To tell the truth, it’s been more of a healing process. Last night was the first time I ever really experienced the opening up of wound or even picking at the scab just a little bit. But I think maybe I needed that. I’m old enough to know that in life you’ve got to roll with punches. In life, you can cave in, give in, become a recluse. Or you can live your life. And I’m more up for living my life.

What was it like to see yourself on film?
I hated it [laughs]. I told them last night [at the screening], I felt like I had that camera stuck in my face for so many hours a day—you know. You’re your own worst enemy.

Let’s talk about the filmmaking process—how did you build up the trust with Florent that allowed you to be so open on camera?
I love Florent. He and I got along so well. He’s like my—he’s my son. But it’s like you said, he had a very difficult view of the way I lived in Mississippi and I just shook up his ideals of [us]. I think God has blessed Florent with a sense of humor. We started off on that foot, so it was not difficult. And as time went on, I opened up more and more and more to him. At first I didn’t want to trust him because I thought, “He is just out there trying to make money off of me.” But then I realized he is interested in me, my family, my grandchildren—he is such a loving kind person. We got to be like family! When this is all over, I’m going to miss Florent.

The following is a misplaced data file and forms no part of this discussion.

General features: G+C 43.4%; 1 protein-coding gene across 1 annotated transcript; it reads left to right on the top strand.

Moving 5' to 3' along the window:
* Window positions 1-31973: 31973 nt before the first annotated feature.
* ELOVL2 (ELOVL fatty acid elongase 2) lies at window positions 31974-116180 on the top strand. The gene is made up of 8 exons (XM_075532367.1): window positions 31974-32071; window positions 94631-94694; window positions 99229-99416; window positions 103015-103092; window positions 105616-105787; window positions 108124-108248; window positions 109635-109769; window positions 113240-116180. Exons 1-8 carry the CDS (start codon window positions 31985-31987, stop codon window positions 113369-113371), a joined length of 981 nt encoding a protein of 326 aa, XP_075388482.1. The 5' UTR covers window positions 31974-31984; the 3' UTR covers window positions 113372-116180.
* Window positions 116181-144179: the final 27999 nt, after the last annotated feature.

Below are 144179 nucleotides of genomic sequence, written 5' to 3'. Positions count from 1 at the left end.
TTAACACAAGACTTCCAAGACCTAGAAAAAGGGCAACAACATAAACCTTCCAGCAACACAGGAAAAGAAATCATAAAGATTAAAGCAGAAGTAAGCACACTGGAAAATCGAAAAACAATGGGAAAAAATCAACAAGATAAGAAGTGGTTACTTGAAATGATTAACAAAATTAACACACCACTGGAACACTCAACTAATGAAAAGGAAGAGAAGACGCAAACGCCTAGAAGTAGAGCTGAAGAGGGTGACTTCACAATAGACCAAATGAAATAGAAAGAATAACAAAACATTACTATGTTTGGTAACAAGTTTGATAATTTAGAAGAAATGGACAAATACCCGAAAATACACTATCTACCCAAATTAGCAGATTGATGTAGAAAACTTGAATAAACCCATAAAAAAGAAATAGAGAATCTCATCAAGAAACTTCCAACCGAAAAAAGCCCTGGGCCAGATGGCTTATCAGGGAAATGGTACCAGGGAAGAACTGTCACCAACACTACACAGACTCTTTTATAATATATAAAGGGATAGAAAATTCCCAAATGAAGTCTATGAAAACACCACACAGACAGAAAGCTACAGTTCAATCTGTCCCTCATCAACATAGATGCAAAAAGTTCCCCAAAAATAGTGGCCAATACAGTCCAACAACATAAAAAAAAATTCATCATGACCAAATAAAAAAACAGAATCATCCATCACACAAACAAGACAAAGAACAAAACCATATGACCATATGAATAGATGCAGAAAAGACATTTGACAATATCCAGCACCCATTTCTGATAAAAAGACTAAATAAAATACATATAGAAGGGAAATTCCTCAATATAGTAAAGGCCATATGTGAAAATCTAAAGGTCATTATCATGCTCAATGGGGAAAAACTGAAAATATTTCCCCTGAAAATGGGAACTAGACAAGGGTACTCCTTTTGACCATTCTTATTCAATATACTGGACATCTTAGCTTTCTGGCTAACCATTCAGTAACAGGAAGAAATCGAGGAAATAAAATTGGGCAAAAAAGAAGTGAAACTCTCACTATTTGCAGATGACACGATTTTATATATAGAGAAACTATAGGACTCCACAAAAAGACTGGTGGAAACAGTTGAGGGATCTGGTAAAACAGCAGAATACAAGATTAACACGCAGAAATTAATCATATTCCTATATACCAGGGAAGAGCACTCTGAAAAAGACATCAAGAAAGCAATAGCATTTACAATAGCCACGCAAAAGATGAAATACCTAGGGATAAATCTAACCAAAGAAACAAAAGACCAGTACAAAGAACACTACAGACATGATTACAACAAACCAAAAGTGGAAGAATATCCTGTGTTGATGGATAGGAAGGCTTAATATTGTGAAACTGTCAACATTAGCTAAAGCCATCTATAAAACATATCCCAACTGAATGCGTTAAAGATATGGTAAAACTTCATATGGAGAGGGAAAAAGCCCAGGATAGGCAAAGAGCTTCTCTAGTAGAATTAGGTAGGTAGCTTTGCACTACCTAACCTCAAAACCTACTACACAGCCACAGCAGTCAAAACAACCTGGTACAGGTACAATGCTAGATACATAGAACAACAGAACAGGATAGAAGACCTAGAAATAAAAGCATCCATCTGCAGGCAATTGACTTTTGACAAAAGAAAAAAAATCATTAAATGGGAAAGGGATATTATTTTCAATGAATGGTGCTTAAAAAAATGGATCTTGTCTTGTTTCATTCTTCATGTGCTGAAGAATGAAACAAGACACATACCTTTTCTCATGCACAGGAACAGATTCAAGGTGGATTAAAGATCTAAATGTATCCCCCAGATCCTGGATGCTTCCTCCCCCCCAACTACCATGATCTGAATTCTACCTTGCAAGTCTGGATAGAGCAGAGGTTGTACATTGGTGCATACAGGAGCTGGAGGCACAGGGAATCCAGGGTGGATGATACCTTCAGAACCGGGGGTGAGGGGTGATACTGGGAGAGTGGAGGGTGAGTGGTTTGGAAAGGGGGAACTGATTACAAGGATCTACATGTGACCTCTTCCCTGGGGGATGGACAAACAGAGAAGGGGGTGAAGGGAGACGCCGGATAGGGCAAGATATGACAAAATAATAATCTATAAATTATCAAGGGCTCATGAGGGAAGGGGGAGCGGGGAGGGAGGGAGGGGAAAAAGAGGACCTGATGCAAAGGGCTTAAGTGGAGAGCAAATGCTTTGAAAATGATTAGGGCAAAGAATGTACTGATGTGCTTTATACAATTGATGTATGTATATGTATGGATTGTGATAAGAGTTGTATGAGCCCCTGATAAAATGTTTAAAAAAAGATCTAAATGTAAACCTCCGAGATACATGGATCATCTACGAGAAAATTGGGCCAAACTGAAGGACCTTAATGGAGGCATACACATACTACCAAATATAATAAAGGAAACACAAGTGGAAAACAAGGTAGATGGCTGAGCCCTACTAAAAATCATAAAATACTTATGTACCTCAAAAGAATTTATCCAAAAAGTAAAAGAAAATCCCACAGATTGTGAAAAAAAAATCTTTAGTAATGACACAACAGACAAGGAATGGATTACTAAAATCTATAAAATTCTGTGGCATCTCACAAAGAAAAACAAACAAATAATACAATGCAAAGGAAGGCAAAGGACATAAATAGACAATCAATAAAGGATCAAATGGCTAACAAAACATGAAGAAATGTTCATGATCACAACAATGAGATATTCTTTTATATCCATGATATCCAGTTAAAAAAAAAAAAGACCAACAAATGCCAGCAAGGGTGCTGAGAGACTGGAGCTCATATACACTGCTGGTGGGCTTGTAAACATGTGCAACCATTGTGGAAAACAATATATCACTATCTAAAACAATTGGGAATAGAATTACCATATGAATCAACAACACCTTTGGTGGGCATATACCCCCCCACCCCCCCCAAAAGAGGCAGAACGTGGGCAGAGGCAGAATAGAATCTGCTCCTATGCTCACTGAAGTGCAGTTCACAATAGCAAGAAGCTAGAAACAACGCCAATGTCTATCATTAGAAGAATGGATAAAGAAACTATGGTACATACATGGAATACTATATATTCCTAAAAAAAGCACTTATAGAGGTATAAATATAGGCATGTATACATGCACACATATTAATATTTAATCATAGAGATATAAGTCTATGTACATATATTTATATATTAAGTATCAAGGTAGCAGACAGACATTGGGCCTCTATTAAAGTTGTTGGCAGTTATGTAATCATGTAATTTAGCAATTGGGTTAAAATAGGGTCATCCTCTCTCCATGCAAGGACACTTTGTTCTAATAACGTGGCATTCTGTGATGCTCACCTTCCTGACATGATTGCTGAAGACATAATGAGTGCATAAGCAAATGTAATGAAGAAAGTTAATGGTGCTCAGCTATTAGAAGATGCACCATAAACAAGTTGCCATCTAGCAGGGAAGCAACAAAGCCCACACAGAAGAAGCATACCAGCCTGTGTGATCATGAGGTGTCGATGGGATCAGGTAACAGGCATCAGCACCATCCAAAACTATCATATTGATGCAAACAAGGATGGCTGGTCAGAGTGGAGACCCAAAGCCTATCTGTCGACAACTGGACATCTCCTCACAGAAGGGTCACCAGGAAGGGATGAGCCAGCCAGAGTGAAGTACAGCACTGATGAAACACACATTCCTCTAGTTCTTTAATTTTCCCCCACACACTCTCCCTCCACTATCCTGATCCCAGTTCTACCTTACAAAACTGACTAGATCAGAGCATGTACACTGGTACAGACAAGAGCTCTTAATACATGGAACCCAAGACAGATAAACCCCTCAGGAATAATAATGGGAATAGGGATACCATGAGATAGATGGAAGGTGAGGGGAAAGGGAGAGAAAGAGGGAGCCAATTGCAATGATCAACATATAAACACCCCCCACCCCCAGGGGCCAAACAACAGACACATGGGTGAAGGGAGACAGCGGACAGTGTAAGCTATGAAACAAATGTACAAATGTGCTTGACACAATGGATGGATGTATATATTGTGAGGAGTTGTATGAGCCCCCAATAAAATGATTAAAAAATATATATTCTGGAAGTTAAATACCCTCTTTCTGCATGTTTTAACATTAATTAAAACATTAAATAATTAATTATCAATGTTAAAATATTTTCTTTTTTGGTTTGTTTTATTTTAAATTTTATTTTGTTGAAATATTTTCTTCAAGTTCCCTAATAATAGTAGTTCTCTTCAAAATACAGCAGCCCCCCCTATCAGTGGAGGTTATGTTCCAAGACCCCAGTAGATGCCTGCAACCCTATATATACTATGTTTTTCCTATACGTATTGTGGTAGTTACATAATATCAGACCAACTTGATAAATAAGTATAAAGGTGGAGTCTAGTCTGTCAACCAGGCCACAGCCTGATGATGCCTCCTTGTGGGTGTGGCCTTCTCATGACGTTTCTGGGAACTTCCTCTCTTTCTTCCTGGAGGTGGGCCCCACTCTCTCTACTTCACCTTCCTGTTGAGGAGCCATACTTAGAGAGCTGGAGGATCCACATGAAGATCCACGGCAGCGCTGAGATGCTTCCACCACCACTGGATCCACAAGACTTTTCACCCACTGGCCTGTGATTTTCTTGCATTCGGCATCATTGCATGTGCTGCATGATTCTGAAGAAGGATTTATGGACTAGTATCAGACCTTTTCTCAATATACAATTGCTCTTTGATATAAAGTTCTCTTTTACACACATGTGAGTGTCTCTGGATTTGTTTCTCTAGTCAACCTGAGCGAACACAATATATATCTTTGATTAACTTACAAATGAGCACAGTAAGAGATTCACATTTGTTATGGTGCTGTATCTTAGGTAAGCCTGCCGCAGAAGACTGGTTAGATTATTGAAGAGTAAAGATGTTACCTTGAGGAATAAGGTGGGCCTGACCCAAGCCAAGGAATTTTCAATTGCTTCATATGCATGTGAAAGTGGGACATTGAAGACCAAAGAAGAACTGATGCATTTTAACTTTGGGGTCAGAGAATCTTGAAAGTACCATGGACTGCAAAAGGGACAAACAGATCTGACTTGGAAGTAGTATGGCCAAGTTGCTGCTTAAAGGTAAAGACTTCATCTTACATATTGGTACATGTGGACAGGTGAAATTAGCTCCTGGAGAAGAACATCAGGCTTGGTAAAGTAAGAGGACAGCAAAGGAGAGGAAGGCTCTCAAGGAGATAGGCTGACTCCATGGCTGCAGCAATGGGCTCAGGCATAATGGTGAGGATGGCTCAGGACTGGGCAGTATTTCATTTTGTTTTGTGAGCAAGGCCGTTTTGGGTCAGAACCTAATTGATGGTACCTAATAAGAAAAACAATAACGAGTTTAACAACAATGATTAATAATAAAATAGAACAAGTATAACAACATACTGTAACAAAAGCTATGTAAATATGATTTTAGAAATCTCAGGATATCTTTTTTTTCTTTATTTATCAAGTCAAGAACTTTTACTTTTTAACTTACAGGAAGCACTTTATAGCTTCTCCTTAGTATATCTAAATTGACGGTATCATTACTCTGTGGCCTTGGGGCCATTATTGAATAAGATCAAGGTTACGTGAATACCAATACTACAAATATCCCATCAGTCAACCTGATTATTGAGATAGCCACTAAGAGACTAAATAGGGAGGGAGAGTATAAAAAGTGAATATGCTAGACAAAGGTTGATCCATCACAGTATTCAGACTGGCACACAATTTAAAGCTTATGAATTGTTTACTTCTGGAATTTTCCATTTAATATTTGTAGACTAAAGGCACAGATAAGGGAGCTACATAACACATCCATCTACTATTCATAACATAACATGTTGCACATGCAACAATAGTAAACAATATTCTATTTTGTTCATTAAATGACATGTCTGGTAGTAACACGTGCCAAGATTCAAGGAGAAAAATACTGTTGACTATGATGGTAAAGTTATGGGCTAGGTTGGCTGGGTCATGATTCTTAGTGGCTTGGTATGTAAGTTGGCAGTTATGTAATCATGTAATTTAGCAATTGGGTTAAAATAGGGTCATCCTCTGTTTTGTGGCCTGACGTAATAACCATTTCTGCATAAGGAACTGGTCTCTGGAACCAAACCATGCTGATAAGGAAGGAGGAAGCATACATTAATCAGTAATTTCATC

I think that’s the underlying story of the film—you and Florent building this trust and connection despite your vastly different backgrounds.
It is, it is. I am a Republican and he is a socialist. I’m a believer with my whole heart and he’s an atheist. We talked about all of that, and it was not a problem. It’s just like coming here, to D.C.—you see the other side of the story. You don’t see what the national media shows. You see people here.